While satellite-derived surface forcing fields are available in recent years, long-term integrations of OGCM still require the use of surface fluxes from reanalysis products. Also, operational ocean nowcast/forecast systems have to be forced with global atmospheric analysis products or predicted fields by atmospheric models because the satellite-derived surface forcing fields are not available in real time. Global analysis products generally produce major features of the MJO including the coherent eastward propagation of surface winds and convection over the tropical Indian and western Pacific Oceans (e.g., Shinoda et al. 1999; Weaver et al. 2011). However, significant errors in MJO variability are found in these analyses when compared with in situ observations. For example, strong westerly wind events associated with the MJO are not necessarily reproduced well (e.g., Shinoda et al. 1999, 2008). These errors could partly be attributed to the coarse resolution of the global assimilation system. When ocean models are forced with surface forcing fields derived from atmospheric analysis products, significant errors are found in simulated upper-ocean intraseasonal variability associated with the MJO, including surface currents, thermocline depths, and the amplitude of Kelvin waves (e.g., Sengupta et al. 2007; Shinoda et al. 2008).

In this study, a high-resolution regional coupled model is used to simulate the atmospheric and oceanic variability associated with the MJO. The model is configured for the tropical Indian Ocean where relatively few comparisons of model MJO variability with in situ observations are performed in past studies. Atmospheric data are assimilated into the regional model, which uses much finer resolution than global analysis products. Also, the ocean component uses high horizontal and vertical resolutions. A major focus of the present study is on oceanic variability associated with the MJO. Particular emphasis is given to the sensitivity of upper-ocean variability to the atmospheric model resolution. We demonstrate the importance of the use of high-resolution atmospheric model for simulating the strong oceanic equatorial jet associated with the MJO based on the comparison of the Coupled Ocean–Atmosphere Mesoscale Prediction System (COAMPS) experiments with different atmospheric model resolutions. Compared to other coupled and ocean GCM studies, the model uses the exceptionally fine vertical resolution in the upper 10 m in the ocean component, and thus the model is able to well represent the diurnal warming. The spatial pattern of large diurnal warming during the suppressed phase of the MJO is described, and it is compared with surface forcing fields.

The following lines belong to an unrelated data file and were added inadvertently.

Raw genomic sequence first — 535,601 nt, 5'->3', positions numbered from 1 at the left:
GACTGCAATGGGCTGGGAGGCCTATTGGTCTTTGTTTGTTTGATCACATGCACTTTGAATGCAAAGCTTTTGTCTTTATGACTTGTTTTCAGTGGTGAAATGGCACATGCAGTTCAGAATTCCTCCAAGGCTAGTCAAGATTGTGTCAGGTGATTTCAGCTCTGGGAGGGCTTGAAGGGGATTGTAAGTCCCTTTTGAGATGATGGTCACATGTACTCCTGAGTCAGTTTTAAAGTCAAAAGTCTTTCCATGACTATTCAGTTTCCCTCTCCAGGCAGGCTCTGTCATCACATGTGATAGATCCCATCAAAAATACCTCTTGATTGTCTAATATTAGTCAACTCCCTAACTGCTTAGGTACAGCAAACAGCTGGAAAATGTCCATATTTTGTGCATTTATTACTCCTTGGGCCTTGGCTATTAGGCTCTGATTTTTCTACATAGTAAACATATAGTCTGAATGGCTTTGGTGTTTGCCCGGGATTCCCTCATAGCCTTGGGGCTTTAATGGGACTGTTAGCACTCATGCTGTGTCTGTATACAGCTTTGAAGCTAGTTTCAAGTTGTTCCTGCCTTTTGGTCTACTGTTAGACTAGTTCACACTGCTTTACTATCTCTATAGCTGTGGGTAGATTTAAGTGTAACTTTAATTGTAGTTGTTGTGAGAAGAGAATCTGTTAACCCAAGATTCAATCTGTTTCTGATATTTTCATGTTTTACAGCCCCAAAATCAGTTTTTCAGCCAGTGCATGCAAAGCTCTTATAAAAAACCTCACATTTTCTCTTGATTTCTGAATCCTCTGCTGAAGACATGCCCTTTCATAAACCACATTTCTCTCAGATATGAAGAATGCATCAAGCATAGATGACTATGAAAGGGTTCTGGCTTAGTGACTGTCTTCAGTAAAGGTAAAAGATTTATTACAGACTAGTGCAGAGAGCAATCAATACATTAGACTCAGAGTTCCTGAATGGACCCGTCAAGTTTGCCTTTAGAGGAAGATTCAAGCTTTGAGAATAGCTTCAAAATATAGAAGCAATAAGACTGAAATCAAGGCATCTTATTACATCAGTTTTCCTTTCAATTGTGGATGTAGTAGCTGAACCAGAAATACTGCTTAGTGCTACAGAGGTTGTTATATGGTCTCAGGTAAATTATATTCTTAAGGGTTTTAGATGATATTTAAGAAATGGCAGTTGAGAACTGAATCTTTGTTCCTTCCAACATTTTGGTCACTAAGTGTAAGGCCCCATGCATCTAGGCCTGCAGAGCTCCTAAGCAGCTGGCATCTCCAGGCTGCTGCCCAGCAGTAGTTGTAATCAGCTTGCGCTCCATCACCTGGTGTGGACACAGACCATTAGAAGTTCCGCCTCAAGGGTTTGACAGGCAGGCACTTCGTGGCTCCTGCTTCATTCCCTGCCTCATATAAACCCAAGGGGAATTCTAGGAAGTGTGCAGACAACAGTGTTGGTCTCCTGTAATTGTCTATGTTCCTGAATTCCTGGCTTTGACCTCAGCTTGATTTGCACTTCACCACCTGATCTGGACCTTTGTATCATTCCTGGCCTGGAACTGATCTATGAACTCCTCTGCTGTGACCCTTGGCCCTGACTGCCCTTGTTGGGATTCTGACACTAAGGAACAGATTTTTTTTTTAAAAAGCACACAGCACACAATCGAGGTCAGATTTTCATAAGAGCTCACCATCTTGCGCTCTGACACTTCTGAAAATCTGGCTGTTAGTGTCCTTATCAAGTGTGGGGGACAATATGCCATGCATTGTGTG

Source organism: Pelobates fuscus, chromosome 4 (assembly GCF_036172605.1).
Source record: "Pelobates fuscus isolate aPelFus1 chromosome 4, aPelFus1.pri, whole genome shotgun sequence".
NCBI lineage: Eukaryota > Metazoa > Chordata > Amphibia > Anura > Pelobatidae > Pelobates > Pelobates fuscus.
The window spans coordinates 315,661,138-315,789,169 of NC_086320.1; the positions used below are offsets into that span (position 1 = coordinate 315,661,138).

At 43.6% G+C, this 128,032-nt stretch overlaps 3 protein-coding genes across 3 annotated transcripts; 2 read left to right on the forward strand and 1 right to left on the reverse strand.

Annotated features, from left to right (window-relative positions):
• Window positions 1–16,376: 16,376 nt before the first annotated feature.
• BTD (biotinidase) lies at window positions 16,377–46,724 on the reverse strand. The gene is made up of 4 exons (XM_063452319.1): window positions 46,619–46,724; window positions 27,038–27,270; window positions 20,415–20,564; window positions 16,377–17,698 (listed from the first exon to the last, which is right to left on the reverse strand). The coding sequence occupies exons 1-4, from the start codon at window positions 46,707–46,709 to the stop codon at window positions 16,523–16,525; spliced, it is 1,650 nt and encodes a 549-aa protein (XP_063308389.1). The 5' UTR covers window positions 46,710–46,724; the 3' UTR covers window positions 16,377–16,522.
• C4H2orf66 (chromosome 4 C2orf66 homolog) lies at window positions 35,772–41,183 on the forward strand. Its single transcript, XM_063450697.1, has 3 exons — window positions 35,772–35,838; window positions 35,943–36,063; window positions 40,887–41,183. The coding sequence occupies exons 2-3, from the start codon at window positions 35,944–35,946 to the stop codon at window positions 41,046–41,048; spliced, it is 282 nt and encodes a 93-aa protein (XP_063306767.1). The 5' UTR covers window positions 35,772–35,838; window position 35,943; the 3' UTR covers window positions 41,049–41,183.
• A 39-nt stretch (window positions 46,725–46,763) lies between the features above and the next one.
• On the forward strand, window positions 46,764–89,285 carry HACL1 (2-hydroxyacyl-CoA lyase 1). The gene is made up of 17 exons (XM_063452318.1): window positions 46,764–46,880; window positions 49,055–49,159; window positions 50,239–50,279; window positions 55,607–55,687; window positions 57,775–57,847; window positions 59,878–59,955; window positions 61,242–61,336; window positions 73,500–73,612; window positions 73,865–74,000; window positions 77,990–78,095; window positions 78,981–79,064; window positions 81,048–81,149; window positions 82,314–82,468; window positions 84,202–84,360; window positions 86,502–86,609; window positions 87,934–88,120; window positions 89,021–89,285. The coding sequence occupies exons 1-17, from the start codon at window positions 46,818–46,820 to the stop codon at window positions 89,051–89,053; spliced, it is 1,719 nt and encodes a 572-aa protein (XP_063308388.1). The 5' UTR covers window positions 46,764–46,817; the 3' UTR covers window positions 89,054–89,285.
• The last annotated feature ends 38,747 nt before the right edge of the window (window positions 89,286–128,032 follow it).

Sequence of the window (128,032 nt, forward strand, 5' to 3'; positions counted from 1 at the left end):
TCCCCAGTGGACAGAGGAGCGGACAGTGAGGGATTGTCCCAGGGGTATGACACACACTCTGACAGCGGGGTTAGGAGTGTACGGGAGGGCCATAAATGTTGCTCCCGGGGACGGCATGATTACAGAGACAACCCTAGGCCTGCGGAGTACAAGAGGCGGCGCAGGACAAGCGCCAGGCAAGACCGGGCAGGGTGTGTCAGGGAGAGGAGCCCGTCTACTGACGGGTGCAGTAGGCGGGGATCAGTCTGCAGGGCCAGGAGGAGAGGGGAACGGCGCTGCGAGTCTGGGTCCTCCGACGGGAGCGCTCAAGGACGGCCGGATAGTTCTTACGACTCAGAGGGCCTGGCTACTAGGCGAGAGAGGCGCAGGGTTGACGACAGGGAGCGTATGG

2. Model and experiments

a. COAMPS

Model simulations are performed with COAMPS. As the general description of COAMPS is detailed in other papers (Hodur 1997; Chen et al. 2003, 2010), the aspects most relevant to the present study are briefly described in this section. Figure 1 describes the model resolutions and domain that covers the almost entire tropical Indian Ocean and Maritime Continent.

Fig. 1.
Fig. 1.

Model domain and the horizontal resolutions of atmospheric (black rectangles) and ocean (red rectangle) components of COAMPS.

Citation: Monthly Weather Review 141, 7; 10.1175/MWR-D-12-00273.1

The ocean component is the hydrostatic Navy Coastal Ocean Model (NCOM), which uses a combination of terrain-following sigma and z-level coordinates (Martin 2000; Martin et al. 2006). The model is based on the Princeton Ocean Model (Blumberg and Mellor 1987) and also includes a free surface. The atmospheric component is a terrain-following sigma coordinate, nonhydrostatic model (Hodur 1997; Chen et al. 2003). The ocean and atmospheric components are coupled using the Earth System Modeling Framework (ESMF; http://www.earthsystemmodeling.org/). The atmosphere has two nests of horizontal spacing, 27 and 9 km, each nest having 40 layers in vertical. The inner nest is located in the central Indian Ocean near the equator (10°S–5°N, 66°–85°E) where strong zonal winds associated with the MJO are often observed. The single-moment bulk microphysics prediction scheme (Rutledge and Hobbs 1983) with recent ice and thermodynamics upgrades (J. Schmidt 2011, personal communication) is used in the entire model domain. The cumulus parameterization (Kain and Fritsch 1990, 1993) is used only outside of the inner nest where the horizontal resolution is 27 km.